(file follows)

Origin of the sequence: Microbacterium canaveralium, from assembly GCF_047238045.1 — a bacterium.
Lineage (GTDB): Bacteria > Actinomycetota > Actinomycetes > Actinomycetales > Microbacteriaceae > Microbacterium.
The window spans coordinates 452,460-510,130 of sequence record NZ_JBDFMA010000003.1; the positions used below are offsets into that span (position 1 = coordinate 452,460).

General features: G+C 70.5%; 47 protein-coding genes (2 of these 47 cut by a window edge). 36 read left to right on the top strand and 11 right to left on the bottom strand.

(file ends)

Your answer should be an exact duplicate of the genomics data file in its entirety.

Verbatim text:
Origin of the sequence: Microbacterium canaveralium, from assembly GCF_047238045.1 — a bacterium.
Lineage (GTDB): Bacteria > Actinomycetota > Actinomycetes > Actinomycetales > Microbacteriaceae > Microbacterium.
The window spans coordinates 452,460-510,130 of sequence record NZ_JBDFMA010000003.1; the positions used below are offsets into that span (position 1 = coordinate 452,460).

General features: G+C 70.5%; 47 protein-coding genes (2 of these 47 cut by a window edge). 36 read left to right on the top strand and 11 right to left on the bottom strand.